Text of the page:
The 2021 Federal Estate and Gift Tax Exemption:
For 2021, the federal estate and gift tax exemption amount has been increased from $11.58 Million per individual to $11.7 million per individual and the federal generation-skipping transfer tax exemption amount has also been increased to $11.7 million per individual. Under current law, if no action is taken by Congress, on January 1, 2026 the federal estate and gift tax exemption amounts and the federal generation-skipping transfer tax exemption amount will revert to $5 Million per individual (as adjusted for inflation).
The 2021 Federal Annual Gift Exclusion:
For 2021, the federal annual gift exclusion will remain at $15,000 per individual. In addition to the exemptions described above, the federal annual gift exclusion permits each individual (a donor) to make a gift to another individual (a donee) in an amount not in excess of a specified amount (the federal annual exclusion amount) without gift tax liability and without using any portion of the donor’s federal estate and gift exemption amount. Unlike the federal estate and gift tax exemption, the federal annual exclusion amount is applied on a per donee basis so that a donor is permitted to make a gift of up to the current federal annual exclusion amount (for 2021, $15,000) to any number of donees without incurring federal gift tax liability. For example, in 2021, mom may gift up to $15,000 to each of her 10 children (for a total of $150,000) without utilizing mom’s federal estate or gift tax exemption. Further, a married couple may “split” a gift and by doing so be permitted to make a gift of up to the current federal annual exclusion amount times 2 ($30,000) to any number of donees without incurring federal gift tax liability. For example, in 2021, mom and dad may gift up to $30,000 to each of their 10 children (for a total of $300,000) without utilizing either of their federal estate or gift tax exemptions.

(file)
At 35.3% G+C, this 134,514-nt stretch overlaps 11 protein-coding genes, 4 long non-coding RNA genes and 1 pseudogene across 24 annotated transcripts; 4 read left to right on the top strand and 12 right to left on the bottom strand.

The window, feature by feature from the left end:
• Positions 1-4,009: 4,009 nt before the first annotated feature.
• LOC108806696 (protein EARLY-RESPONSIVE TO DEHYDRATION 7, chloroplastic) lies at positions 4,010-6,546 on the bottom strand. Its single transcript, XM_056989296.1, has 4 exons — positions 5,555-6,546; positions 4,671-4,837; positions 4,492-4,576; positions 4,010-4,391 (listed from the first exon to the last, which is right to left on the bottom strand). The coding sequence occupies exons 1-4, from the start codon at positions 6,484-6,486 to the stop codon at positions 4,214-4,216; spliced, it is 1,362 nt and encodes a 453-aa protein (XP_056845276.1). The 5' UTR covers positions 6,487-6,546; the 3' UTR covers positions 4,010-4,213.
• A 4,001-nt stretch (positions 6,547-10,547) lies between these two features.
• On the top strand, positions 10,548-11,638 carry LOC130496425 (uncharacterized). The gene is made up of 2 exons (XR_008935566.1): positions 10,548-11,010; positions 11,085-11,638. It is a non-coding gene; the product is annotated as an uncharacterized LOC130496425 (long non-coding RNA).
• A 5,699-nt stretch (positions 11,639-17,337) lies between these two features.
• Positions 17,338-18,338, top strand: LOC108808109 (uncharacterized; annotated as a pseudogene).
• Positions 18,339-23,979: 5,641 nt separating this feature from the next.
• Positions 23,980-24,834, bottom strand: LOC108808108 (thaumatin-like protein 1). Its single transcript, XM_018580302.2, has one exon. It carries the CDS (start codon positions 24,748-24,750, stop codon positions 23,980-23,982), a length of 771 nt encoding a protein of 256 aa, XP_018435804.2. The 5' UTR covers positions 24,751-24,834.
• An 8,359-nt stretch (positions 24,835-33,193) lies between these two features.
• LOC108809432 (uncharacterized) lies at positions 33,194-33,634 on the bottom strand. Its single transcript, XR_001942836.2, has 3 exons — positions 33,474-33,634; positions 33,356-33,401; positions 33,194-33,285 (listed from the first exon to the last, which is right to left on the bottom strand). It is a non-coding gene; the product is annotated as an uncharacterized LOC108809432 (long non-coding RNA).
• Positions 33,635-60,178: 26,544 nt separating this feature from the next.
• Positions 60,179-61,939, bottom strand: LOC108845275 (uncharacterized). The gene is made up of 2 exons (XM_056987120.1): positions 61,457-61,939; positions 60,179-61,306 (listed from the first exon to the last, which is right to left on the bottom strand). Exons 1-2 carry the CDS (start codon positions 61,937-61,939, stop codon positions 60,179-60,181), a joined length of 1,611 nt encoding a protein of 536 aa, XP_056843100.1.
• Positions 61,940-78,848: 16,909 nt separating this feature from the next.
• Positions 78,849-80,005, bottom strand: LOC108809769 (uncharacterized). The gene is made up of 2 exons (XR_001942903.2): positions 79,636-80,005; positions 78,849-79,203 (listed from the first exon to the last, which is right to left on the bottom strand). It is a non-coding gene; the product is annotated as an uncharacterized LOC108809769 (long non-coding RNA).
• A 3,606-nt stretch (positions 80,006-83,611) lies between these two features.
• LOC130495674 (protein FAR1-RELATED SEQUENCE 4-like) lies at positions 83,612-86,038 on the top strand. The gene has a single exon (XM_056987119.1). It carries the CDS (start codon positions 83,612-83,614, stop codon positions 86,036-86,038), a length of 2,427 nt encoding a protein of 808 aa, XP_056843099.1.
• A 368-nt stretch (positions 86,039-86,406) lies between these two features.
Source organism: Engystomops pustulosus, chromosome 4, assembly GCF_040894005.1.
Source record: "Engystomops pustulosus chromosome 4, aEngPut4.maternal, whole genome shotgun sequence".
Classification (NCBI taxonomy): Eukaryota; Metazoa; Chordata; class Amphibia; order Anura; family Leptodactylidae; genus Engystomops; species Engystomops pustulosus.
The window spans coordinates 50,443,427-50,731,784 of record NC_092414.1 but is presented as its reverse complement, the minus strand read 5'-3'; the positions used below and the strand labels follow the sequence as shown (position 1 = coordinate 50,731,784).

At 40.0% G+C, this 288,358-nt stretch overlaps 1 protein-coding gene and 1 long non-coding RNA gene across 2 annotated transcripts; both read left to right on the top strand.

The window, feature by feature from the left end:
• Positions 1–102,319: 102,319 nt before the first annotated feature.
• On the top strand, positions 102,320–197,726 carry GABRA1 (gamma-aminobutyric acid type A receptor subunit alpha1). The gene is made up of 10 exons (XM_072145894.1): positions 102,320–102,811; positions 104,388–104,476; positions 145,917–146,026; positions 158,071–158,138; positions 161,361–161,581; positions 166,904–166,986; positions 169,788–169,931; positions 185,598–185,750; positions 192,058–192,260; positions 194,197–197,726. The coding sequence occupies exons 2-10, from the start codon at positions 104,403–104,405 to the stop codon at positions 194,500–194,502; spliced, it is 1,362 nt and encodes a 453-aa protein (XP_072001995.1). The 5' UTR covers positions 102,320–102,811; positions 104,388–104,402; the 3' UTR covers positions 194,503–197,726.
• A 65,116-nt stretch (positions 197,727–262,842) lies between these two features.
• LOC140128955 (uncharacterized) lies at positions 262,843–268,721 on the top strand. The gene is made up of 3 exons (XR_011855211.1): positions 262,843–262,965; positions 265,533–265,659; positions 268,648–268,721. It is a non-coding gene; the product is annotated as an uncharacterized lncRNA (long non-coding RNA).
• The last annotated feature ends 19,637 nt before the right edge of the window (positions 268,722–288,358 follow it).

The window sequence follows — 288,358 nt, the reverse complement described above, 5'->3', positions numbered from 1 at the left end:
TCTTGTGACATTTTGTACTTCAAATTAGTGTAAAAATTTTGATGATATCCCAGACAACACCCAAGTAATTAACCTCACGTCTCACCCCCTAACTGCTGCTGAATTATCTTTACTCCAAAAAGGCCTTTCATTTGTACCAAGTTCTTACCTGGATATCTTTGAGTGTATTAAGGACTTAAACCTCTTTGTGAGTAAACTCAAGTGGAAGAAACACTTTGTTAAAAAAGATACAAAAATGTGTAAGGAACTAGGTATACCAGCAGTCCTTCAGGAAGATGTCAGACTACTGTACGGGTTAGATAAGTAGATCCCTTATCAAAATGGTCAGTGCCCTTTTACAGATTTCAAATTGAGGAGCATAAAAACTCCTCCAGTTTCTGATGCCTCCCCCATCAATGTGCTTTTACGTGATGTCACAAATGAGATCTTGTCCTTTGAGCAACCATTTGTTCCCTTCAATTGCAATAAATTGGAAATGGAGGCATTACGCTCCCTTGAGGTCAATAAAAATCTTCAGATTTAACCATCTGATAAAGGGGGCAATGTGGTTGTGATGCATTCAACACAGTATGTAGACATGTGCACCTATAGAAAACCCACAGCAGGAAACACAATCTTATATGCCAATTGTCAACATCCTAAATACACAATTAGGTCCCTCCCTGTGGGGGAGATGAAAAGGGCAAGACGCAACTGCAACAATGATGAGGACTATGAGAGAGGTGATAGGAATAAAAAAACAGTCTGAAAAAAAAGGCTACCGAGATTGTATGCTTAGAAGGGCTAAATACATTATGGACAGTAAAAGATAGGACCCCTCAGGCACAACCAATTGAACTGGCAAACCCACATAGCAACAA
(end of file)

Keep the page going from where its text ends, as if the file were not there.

For more information, contact the Estate Planning, Probate & Trusts or the Tax Planning & Controversy practice groups to schedule a time to discuss your estate plan to take advantage of current tax law while the exemption remains at an all-time high and before it reverts back at the end of 2025 or is decreased even earlier.
Frank L. Leffingwell is a tax attorney in the firm’s Tax Planning & Controversy, Estate Planning, Probate & Trusts, and Real Estate sections.